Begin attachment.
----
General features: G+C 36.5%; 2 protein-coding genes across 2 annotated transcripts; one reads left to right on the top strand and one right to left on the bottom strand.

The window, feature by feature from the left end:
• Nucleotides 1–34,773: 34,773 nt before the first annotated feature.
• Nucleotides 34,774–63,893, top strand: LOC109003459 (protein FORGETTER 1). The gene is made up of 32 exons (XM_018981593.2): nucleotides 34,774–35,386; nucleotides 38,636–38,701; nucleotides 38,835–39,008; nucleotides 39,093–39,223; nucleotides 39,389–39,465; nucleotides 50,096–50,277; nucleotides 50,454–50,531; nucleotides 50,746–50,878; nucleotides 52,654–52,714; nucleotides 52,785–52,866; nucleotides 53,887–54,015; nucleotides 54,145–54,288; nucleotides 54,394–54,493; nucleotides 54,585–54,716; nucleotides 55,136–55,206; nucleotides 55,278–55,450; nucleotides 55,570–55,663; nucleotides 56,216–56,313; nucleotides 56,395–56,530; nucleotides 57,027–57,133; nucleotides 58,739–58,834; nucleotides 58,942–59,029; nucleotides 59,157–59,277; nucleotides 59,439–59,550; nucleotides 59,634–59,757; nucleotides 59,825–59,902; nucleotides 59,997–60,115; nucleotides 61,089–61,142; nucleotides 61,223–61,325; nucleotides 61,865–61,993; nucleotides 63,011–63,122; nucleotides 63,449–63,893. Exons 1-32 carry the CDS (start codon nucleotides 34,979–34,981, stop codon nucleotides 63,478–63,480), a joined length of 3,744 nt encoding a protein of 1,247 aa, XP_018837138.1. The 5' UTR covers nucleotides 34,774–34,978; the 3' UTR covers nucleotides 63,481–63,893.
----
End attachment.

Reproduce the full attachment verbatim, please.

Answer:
General features: G+C 36.5%; 2 protein-coding genes across 2 annotated transcripts; one reads left to right on the top strand and one right to left on the bottom strand.

The window, feature by feature from the left end:
• Nucleotides 1–34,773: 34,773 nt before the first annotated feature.
• Nucleotides 34,774–63,893, top strand: LOC109003459 (protein FORGETTER 1). The gene is made up of 32 exons (XM_018981593.2): nucleotides 34,774–35,386; nucleotides 38,636–38,701; nucleotides 38,835–39,008; nucleotides 39,093–39,223; nucleotides 39,389–39,465; nucleotides 50,096–50,277; nucleotides 50,454–50,531; nucleotides 50,746–50,878; nucleotides 52,654–52,714; nucleotides 52,785–52,866; nucleotides 53,887–54,015; nucleotides 54,145–54,288; nucleotides 54,394–54,493; nucleotides 54,585–54,716; nucleotides 55,136–55,206; nucleotides 55,278–55,450; nucleotides 55,570–55,663; nucleotides 56,216–56,313; nucleotides 56,395–56,530; nucleotides 57,027–57,133; nucleotides 58,739–58,834; nucleotides 58,942–59,029; nucleotides 59,157–59,277; nucleotides 59,439–59,550; nucleotides 59,634–59,757; nucleotides 59,825–59,902; nucleotides 59,997–60,115; nucleotides 61,089–61,142; nucleotides 61,223–61,325; nucleotides 61,865–61,993; nucleotides 63,011–63,122; nucleotides 63,449–63,893. Exons 1-32 carry the CDS (start codon nucleotides 34,979–34,981, stop codon nucleotides 63,478–63,480), a joined length of 3,744 nt encoding a protein of 1,247 aa, XP_018837138.1. The 5' UTR covers nucleotides 34,774–34,978; the 3' UTR covers nucleotides 63,481–63,893.